In post-2015 End TB strategy, tuberculosis incidence and mortality is targeted to reduce 50 percent and 75 percent respectively by 2025. Dr. Hsien-Ho Lin and Ms. Chieh-Yin Wu, both from the College of Public Health at National Taiwan University, participated a joint modelling project to assess these targets in South Africa, China and India. There are 11 modelling groups in this project convened by TB Modelling and Analysis Consortium. Although the models varied in frameworks, population and stratification setting, all of them were calibrated to the specific targets of tuberculosis epidemic burden.
With a combination of continuous prevention, case finding, and improvements in care, the model projections showed a median of 55 percent (31-62 percent) and 72 percent (65-82 percent) reduction in incidence and mortality respectively in South Africa. It seemed that the 2025 WHO targets can be achieved in South Africa. However, in China and India, small proportional reductions were projected. Additional interventions, such as tackling latent tuberculosis infection in elderly people in China and reducing undernutrition in India, are needed to meet the post-2015 targets.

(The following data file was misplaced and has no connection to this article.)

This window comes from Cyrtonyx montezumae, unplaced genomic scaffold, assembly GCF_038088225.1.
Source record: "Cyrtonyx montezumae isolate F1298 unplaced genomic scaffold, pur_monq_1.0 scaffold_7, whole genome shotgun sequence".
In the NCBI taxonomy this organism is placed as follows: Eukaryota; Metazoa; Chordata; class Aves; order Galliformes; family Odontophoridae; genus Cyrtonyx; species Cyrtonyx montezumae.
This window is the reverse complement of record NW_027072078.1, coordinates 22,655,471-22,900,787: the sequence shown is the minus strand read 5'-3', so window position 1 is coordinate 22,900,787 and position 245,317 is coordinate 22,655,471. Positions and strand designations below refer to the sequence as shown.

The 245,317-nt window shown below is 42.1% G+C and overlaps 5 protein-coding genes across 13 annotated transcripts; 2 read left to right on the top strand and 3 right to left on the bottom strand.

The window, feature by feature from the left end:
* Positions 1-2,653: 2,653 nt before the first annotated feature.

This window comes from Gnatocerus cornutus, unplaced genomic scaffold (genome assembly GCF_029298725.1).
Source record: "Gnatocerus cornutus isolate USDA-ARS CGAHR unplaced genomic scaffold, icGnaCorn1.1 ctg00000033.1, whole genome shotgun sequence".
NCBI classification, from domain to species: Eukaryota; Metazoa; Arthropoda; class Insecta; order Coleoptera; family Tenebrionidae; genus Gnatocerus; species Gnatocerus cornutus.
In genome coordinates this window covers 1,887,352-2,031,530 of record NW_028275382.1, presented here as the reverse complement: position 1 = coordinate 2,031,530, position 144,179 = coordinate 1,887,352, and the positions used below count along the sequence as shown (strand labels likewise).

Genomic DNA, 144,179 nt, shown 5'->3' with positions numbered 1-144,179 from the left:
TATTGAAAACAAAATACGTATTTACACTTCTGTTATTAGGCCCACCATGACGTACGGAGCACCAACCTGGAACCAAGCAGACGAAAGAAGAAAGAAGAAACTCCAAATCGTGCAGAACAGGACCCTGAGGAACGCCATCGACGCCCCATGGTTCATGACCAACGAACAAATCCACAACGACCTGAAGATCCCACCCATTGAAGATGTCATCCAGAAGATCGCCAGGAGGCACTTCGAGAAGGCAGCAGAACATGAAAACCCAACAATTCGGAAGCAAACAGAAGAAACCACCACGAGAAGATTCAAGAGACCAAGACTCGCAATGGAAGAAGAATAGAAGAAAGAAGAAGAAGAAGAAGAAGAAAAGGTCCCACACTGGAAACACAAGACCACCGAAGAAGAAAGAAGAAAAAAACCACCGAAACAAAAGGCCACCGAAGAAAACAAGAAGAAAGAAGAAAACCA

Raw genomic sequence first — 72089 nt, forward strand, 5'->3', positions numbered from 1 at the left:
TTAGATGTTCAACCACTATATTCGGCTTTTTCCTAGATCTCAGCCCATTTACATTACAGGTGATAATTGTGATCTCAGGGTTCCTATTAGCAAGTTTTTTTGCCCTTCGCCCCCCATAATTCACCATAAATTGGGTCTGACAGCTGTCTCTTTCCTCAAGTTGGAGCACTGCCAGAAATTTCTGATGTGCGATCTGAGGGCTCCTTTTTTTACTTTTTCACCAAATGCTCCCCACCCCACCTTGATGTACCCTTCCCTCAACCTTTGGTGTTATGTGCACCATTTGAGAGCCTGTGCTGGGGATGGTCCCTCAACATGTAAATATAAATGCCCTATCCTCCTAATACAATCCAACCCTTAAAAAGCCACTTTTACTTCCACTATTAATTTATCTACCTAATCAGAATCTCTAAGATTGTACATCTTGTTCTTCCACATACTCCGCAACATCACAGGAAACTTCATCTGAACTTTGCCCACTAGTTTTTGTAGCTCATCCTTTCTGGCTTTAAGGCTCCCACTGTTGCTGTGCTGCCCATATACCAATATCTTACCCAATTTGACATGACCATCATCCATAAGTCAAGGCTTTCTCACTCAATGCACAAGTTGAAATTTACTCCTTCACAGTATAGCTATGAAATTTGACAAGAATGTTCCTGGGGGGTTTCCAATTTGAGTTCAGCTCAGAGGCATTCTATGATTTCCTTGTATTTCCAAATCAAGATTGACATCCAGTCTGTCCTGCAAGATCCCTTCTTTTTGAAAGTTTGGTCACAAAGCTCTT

The group also conducted cost-effectiveness analysis on scaling up intervention scenarios, including expansion of access to care, improvement of treatment and strategy of active case finding or new diagnosis, motivated by End-TB strategy. It was estimated by considering DALY averted and incremental costs under several perspectives from different character. “In all three countries, expansion of access to care produced substantial health gains.”, the research team revealed in the article.
A significant highlight from the two articles is the collaboration of 11 independent modelling groups with variations in model structure and parameter values, with consistent finding which is rather convincing. “The consistent finding of substantial savings for patients is a reminder that reducing the tuberculosis burden is all about reducing the burden on patients”, commented Olivia Oxlade and Dick Menzies. “In addition, perhaps the goal of ending tuberculosis is not such an impossible dream.”